Successfully reported this slideshow.
We use your LinkedIn profile and activity data to personalize ads and to show you more relevant ads. You can change your ad preferences anytime.

Formation of company

347 views

Published on

formation of company law
categories also menctioned

Published in: Law
  • Login to see the comments

Formation of company

  1. 1. Formation of Company
  2. 2. Steps in formation 1. Promotion of company 2. Incorporation of company by registration 3. Commencement of business of company- Section 11 repealed by the Companies (Amendment) Act, 2015
  3. 3. Promotion • Prior to the formation of a company, some persons get together with the intention to form the company. • Necessary steps are taken by them to form a company- like conceiving the idea of forming a company, completing formalities of incorporation and registration, arranging for capital or assets for the company
  4. 4. • C.W. Gernstenberg- “as the discovery of business opportunities and the subsequent organisation of funds, property and managerial ability into a business concern for the purpose of making profits therefrom.” • Websters dictionary- “a person who alone or with others set on foot and takes the preliminary steps in the formation of a company.” • Sir Francis Palmer- “a person who originates the scheme for promotion of a company, has the memorandum and articles prepared, executed and registered and finds the first directors, settles the terms of preliminary contracts and prospectus, if any, and makes arrangement for advertising and circulating the prospectus and paying the capital. “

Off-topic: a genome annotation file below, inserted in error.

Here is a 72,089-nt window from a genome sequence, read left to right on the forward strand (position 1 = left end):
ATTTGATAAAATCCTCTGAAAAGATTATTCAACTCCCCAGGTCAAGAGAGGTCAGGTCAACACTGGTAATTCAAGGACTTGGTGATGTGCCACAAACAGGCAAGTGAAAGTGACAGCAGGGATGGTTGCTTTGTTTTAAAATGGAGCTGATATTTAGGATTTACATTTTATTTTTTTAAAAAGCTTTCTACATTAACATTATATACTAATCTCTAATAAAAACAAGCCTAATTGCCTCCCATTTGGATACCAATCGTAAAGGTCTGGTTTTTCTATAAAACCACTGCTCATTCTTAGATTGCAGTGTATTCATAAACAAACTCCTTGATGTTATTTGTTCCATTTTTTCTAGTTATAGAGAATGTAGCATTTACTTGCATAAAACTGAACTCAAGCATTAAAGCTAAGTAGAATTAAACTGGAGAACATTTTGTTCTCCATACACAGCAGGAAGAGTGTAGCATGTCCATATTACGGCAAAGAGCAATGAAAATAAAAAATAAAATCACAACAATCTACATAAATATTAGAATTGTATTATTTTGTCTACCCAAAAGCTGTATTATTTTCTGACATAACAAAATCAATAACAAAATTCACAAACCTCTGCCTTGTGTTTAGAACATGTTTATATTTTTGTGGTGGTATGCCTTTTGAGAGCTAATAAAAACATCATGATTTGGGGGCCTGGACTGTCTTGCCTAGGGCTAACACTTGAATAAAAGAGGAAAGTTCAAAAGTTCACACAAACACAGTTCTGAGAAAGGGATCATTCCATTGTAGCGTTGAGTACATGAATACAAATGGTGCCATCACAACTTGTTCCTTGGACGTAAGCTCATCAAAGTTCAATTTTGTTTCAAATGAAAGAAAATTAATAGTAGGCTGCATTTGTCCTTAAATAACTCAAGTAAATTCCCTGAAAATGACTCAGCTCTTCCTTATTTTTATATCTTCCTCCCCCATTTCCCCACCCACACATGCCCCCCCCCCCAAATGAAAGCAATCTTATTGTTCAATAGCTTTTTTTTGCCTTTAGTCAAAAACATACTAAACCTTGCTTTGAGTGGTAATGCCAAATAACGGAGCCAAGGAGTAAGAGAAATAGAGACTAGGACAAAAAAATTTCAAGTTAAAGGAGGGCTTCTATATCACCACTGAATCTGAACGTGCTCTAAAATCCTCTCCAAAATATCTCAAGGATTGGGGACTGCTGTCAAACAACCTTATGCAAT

5. 5. Companies Act, 2013 • Section 2(69) – A promoter is a person- (a) who has been named as such in a prospectus or is identified by the company in its annual returns as referred to in section 92; or (b) Who has control over the affairs of the company directly or indirectly, whether as a shareholder, director or otherwise; or (c) In accordance with whose advice, directions or instructions the Board of Directors of the company is accustomed to act. Provided that nothing in clause (c) shall apply to a person who is acting merely in a professional capacity
  6. 6. Legal position • Lord Cairns in Erlanges v. New Sombrero Phosphate Co. (1878) LR 3 App. Cas. 1218 (1236) – “they stand in a fiduciary position. They have in their hands the creation and moulding of the company. They have the power of defining how and when in what shape and under what supervision the company shall start into existence and begin to act as a Trading Corporation.” • Lagunas Nitrate Co. v. Lagunas Syndicate (1899) 2 Ch 392- “the promoters stand in a fiduciary relation to the company they promote and to those persons, whom they induce to become shareholders in it.” • Lord Justice Lindley in Lindley & Wigpool Iron Co. v. Bird (1866) 33 Ch. D 85- “Although not an agent for the company, nor a trustee for it before its formation, the old familiar principles of law of agency and of trusteeship have been extended and very properly extended to meet such cases. It is perfectly well settled that a promoter of a company is accountable to t for all monies secretly obtained by him for it just as the relationship of the principal and agent or the trustee and cestui que trust had really existed